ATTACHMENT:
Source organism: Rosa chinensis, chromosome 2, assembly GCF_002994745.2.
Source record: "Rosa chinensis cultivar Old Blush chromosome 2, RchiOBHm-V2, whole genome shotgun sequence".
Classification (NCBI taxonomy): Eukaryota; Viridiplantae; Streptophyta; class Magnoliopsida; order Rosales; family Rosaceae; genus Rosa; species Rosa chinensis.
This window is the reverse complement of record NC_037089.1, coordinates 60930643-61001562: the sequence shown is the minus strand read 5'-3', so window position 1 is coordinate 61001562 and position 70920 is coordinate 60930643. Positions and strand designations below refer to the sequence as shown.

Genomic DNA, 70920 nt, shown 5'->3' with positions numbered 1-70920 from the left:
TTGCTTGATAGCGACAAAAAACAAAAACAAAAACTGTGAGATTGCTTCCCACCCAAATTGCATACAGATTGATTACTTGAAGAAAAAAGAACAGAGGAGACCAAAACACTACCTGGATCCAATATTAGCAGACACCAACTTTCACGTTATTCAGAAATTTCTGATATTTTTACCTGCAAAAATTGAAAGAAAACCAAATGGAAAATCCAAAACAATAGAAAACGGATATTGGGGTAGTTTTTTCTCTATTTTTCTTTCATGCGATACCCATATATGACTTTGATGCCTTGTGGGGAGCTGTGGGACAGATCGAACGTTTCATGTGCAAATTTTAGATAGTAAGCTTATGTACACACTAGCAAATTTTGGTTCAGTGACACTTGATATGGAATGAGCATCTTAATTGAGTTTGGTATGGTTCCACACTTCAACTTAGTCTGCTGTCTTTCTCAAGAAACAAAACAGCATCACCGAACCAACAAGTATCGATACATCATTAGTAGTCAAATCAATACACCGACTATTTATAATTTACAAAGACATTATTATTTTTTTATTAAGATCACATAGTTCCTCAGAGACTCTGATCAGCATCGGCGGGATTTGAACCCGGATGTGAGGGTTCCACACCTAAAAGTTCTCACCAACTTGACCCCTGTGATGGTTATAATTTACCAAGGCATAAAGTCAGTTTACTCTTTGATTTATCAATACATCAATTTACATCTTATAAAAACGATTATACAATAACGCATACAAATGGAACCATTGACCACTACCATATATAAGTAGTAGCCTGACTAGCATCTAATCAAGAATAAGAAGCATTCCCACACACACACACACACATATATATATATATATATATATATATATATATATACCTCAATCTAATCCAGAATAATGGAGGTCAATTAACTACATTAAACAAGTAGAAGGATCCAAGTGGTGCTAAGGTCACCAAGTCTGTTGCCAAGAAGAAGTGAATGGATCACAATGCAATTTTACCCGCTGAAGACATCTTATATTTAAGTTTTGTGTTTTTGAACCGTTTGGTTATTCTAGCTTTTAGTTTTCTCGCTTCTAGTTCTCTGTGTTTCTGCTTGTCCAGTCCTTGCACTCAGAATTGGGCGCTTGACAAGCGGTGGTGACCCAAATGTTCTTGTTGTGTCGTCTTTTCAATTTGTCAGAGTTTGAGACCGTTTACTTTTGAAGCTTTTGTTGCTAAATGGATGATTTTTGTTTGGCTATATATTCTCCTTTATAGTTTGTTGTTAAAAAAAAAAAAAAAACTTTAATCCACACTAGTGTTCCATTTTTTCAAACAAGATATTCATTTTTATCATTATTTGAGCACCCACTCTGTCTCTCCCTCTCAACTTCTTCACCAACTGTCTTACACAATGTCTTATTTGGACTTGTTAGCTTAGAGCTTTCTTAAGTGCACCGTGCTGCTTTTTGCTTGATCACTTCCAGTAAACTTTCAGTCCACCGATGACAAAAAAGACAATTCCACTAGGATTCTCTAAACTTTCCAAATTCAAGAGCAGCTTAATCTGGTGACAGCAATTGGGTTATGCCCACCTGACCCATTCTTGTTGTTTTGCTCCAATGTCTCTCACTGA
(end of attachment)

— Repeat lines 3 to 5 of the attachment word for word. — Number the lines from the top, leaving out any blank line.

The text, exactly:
Classification (NCBI taxonomy): Eukaryota; Viridiplantae; Streptophyta; class Magnoliopsida; order Rosales; family Rosaceae; genus Rosa; species Rosa chinensis.
This window is the reverse complement of record NC_037089.1, coordinates 60930643-61001562: the sequence shown is the minus strand read 5'-3', so window position 1 is coordinate 61001562 and position 70920 is coordinate 60930643. Positions and strand designations below refer to the sequence as shown.

Genomic DNA, 70920 nt, shown 5'->3' with positions numbered 1-70920 from the left: